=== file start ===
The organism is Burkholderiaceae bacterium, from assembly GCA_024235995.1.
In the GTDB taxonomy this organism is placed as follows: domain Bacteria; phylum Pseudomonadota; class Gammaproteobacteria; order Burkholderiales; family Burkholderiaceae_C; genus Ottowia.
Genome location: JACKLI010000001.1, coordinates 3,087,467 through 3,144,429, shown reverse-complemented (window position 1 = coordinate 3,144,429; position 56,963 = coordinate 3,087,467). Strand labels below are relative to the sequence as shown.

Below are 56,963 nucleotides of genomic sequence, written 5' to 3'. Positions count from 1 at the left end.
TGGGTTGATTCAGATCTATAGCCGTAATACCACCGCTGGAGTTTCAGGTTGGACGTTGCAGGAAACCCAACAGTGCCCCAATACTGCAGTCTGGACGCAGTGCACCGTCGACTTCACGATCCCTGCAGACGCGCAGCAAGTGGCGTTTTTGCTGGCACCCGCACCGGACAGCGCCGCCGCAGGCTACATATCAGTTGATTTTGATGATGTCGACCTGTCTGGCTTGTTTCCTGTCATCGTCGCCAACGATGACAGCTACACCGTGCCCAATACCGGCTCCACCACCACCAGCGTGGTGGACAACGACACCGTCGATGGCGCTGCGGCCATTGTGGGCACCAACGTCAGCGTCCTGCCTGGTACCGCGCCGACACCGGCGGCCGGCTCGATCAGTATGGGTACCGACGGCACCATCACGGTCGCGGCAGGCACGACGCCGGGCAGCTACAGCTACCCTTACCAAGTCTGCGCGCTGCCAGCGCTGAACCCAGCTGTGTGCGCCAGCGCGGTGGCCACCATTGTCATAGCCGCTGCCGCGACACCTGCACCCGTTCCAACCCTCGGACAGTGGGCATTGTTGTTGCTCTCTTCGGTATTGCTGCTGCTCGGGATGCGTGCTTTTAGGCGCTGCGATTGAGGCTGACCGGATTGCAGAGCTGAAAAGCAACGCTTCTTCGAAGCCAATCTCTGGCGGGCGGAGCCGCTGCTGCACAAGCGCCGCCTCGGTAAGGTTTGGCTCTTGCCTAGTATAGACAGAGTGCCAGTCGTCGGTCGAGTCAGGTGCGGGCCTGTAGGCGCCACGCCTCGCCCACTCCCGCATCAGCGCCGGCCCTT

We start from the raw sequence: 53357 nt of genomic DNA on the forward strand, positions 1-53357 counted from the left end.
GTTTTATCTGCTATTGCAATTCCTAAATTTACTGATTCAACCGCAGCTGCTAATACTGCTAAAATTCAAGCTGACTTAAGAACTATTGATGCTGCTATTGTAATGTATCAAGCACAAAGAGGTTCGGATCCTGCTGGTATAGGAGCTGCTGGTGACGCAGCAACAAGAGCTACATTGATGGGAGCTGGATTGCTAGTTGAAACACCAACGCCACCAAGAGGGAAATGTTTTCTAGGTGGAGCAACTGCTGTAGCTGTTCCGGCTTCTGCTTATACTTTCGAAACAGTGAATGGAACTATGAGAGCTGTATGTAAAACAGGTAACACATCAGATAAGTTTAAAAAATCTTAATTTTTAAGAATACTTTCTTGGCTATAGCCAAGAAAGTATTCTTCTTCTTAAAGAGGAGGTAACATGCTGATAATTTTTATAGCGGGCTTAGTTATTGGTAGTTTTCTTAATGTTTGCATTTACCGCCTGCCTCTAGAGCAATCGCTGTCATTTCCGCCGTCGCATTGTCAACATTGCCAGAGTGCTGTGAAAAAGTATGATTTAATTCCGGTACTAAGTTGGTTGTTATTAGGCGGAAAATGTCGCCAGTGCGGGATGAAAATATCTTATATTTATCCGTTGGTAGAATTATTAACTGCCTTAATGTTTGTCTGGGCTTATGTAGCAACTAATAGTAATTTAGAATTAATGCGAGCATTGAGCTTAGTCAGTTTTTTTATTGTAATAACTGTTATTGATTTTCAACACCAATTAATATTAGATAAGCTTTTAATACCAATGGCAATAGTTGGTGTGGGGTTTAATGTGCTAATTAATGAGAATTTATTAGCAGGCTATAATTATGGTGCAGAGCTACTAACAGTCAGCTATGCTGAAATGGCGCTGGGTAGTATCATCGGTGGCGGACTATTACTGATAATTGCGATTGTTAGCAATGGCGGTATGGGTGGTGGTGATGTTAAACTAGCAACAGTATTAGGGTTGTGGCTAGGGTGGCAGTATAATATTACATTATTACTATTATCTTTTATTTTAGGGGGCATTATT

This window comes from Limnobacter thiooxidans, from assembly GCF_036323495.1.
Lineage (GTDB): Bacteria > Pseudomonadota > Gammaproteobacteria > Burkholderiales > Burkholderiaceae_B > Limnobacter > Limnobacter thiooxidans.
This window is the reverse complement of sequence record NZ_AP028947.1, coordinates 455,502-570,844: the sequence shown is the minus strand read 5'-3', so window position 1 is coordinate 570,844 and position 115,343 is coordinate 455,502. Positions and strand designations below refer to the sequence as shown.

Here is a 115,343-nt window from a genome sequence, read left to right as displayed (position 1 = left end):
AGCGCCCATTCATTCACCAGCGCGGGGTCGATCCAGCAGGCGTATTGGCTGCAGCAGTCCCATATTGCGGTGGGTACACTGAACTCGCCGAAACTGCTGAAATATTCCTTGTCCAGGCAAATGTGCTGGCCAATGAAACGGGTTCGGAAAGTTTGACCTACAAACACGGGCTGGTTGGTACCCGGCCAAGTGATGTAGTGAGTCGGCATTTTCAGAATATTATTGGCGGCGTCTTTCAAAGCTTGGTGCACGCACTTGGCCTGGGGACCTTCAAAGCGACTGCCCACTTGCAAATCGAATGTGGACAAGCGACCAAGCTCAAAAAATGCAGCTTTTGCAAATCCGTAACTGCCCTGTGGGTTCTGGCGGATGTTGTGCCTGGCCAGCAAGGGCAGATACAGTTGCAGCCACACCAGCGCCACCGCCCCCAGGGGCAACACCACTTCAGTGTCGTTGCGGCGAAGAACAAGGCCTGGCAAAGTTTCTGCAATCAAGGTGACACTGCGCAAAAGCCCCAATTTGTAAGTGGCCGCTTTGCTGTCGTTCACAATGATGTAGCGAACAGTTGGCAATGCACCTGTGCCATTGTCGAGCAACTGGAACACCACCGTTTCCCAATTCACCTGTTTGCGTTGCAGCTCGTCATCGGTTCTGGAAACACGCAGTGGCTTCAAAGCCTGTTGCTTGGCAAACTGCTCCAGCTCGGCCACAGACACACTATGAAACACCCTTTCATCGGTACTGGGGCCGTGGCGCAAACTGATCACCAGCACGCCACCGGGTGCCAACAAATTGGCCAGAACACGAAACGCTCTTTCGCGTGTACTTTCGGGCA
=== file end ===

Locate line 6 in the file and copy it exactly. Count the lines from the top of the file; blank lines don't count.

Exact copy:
We start from the raw sequence: 53357 nt of genomic DNA on the forward strand, positions 1-53357 counted from the left end.